Outpatient treatment. These treatment programs are generally constructed for the individual by their primary therapist. Treatment at this level involves a mixture of individual therapy, medication management (if necessary), case management and outside support groups. Many individuals will start at this level of care, but their primary therapist may recommend higher levels of treatment as time goes by. After completing higher levels of care, outpatient treatment is a long-term support system for individuals integrating back into life. Programs typically range from 30 to 180 days, but can last up to a year. Program content varies by provider, but typically involves a mixture of individual and group therapy sessions, and support groups. Some providers are now prioritizing outpatient care with the goal of helping individuals find recovery in the midst of their normal communities and lifestyles.
Support groups. There are group meetings that range in type, style, approach, and impact. Traditional 12-step programs such as Alcoholics Anonymous and Narcotics Anonymous emerged as providers of support, accountability, and encouragement. Over the years, several variations have developed. Most groups meet in public places like community centers, schools, or churches, and have strong policies of non-judgment and anonymity. Traditional 12-step programs also prioritize letting go of control and embracing a “Higher Power,” particularly through one-on-one mentorship. Similar models that do not include spirituality have also emerged. Studies support the value and lasting impact of community-based support.
Counselors and Therapists. Counseling and therapy is a central part of addressing mental health challenges, including addiction. There are a range of therapy styles or approaches, and an incredible amount of nuance involved in the letters used to classify counselors and therapists. This article does a wonderful job of laying out these specifics in more detail. Please be aware that some letters only require completion of a high school degree, while others require significant graduate-level coursework. Before you choose a therapist, you need to understanding their level of expertise and education, as it can affect the quality of the therapy. Likewise, it is crucial that you connect with, and trust, your therapist in order for your therapy to be effective.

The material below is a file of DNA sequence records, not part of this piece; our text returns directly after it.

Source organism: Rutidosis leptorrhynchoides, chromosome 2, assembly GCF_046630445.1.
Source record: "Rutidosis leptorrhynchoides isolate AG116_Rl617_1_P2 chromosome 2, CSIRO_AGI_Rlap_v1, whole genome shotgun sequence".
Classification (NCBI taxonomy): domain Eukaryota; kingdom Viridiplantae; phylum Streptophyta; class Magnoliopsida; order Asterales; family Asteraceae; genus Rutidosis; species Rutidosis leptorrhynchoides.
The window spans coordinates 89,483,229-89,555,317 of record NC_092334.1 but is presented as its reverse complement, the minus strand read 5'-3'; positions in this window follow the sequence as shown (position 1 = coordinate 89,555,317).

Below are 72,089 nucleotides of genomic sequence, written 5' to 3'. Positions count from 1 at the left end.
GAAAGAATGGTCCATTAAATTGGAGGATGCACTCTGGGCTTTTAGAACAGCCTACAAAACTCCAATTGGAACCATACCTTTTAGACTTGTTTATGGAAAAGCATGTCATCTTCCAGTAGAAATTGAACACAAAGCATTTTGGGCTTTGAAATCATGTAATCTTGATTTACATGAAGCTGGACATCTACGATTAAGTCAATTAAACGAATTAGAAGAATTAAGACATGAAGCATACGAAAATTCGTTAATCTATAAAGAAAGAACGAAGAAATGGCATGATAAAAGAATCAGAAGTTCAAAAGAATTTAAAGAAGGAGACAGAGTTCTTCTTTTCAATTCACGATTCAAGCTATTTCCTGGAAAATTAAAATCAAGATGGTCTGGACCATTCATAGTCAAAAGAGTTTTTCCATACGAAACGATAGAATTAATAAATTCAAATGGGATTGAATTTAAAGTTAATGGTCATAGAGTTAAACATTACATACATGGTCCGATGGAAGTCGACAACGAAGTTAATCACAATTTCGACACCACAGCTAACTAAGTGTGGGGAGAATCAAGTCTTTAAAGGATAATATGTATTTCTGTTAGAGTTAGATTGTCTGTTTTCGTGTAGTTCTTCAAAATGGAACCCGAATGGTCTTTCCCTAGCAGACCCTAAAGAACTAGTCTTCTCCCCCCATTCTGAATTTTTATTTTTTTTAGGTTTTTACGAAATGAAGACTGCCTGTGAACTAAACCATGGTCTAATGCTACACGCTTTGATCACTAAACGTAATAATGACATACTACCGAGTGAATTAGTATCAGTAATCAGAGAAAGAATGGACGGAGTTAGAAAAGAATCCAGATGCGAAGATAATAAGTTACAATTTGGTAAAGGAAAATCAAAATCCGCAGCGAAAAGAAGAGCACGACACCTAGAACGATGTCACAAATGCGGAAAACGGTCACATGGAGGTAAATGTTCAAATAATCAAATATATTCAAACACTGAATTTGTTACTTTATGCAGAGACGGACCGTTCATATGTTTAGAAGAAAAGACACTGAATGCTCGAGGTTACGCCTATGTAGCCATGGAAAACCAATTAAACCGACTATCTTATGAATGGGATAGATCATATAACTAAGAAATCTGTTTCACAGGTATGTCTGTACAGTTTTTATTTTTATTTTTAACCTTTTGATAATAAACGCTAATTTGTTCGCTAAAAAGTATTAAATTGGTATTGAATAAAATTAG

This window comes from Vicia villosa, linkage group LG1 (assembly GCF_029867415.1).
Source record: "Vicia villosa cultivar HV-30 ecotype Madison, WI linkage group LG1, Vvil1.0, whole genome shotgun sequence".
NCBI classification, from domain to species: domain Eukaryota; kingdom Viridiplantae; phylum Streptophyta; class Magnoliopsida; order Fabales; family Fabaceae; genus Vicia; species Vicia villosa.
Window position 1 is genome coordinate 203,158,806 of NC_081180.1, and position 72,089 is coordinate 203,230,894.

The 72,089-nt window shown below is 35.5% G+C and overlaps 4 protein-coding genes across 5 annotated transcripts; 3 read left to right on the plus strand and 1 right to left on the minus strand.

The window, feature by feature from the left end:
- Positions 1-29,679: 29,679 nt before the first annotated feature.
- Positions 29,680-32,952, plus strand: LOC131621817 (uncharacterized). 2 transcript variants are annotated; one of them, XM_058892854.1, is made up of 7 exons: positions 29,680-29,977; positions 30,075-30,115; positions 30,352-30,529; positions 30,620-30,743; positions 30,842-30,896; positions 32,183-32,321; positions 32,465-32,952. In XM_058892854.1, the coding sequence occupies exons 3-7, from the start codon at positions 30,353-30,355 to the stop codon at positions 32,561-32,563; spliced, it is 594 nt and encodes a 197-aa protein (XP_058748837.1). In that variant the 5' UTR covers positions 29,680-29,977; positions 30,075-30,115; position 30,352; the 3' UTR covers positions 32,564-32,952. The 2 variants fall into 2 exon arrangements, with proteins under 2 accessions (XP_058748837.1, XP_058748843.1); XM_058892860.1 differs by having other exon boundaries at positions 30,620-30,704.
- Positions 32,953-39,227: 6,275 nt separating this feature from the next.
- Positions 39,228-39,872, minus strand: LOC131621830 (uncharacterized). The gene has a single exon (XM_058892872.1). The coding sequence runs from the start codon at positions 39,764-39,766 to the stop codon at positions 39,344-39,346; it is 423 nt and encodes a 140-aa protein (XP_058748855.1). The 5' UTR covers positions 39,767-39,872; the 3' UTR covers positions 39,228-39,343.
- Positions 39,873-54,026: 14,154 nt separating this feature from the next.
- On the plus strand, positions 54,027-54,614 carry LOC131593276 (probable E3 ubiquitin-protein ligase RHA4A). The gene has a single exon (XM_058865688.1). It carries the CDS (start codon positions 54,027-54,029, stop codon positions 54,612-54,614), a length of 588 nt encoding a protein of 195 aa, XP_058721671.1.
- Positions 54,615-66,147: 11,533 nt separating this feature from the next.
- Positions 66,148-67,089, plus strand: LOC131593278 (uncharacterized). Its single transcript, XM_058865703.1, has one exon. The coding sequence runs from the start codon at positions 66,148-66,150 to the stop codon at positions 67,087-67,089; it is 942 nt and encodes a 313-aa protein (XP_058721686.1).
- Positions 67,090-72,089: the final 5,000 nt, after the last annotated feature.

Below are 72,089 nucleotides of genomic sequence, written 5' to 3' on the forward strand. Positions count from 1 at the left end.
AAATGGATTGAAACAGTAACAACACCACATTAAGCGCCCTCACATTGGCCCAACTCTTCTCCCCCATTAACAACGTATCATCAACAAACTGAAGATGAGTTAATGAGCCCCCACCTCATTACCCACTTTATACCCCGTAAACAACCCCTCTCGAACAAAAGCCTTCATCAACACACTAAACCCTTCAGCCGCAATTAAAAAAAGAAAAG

Medically Assisted Treatment (MAT). This treatment type refers to the usage of prescribed medications to help address the physical aspects of addiction, including cravings. Some medications involve blocking the ability of the brain to get “high” from a particular substance. Others gradually wean the patient off a lower dosage of a similar drug or substance. MAT should be accompanied by therapy and counseling in order to address the roots of the addiction, and is offered by some treatment centers. MAT is still considered controversial by some in the recovery world due to negative perspectives of relying on an additional substance. Others point to the evidence base that has shown MAT can reduce fatalities by helping wean individuals away from more dangerous substances.
Talking with trained professionals whom you trust can help you find your most appropriate next step in recovery.